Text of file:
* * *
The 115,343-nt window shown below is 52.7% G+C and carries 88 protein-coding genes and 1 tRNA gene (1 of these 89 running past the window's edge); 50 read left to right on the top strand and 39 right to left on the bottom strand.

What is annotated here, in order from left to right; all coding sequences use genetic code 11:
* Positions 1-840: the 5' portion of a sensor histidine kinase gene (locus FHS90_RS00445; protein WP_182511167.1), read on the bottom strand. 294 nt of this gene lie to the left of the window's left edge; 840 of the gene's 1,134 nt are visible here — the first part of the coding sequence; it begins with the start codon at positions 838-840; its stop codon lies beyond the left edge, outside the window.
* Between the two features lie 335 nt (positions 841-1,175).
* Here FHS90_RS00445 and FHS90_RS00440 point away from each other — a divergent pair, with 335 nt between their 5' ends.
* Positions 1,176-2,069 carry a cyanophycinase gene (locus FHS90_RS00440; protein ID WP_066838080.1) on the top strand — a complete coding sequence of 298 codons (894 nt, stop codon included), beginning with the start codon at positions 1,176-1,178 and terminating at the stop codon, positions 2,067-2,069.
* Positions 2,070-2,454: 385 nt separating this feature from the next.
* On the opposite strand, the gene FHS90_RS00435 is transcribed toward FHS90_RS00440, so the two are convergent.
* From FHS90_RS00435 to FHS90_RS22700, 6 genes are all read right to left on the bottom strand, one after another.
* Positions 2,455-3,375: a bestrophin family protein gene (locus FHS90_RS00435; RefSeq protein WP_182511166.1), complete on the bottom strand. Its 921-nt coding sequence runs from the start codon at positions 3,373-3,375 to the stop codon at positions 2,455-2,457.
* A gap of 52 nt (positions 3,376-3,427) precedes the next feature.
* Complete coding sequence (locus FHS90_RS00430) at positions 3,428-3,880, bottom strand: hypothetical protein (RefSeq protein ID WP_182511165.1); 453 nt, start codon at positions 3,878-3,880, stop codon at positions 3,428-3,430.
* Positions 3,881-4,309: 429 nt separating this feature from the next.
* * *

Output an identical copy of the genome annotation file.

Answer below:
The 115,343-nt window shown below is 52.7% G+C and carries 88 protein-coding genes and 1 tRNA gene (1 of these 89 running past the window's edge); 50 read left to right on the top strand and 39 right to left on the bottom strand.

What is annotated here, in order from left to right; all coding sequences use genetic code 11:
* Positions 1-840: the 5' portion of a sensor histidine kinase gene (locus FHS90_RS00445; protein WP_182511167.1), read on the bottom strand. 294 nt of this gene lie to the left of the window's left edge; 840 of the gene's 1,134 nt are visible here — the first part of the coding sequence; it begins with the start codon at positions 838-840; its stop codon lies beyond the left edge, outside the window.
* Between the two features lie 335 nt (positions 841-1,175).
* Here FHS90_RS00445 and FHS90_RS00440 point away from each other — a divergent pair, with 335 nt between their 5' ends.
* Positions 1,176-2,069 carry a cyanophycinase gene (locus FHS90_RS00440; protein ID WP_066838080.1) on the top strand — a complete coding sequence of 298 codons (894 nt, stop codon included), beginning with the start codon at positions 1,176-1,178 and terminating at the stop codon, positions 2,067-2,069.
* Positions 2,070-2,454: 385 nt separating this feature from the next.
* On the opposite strand, the gene FHS90_RS00435 is transcribed toward FHS90_RS00440, so the two are convergent.
* From FHS90_RS00435 to FHS90_RS22700, 6 genes are all read right to left on the bottom strand, one after another.
* Positions 2,455-3,375: a bestrophin family protein gene (locus FHS90_RS00435; RefSeq protein WP_182511166.1), complete on the bottom strand. Its 921-nt coding sequence runs from the start codon at positions 3,373-3,375 to the stop codon at positions 2,455-2,457.
* A gap of 52 nt (positions 3,376-3,427) precedes the next feature.
* Complete coding sequence (locus FHS90_RS00430) at positions 3,428-3,880, bottom strand: hypothetical protein (RefSeq protein ID WP_182511165.1); 453 nt, start codon at positions 3,878-3,880, stop codon at positions 3,428-3,430.
* Positions 3,881-4,309: 429 nt separating this feature from the next.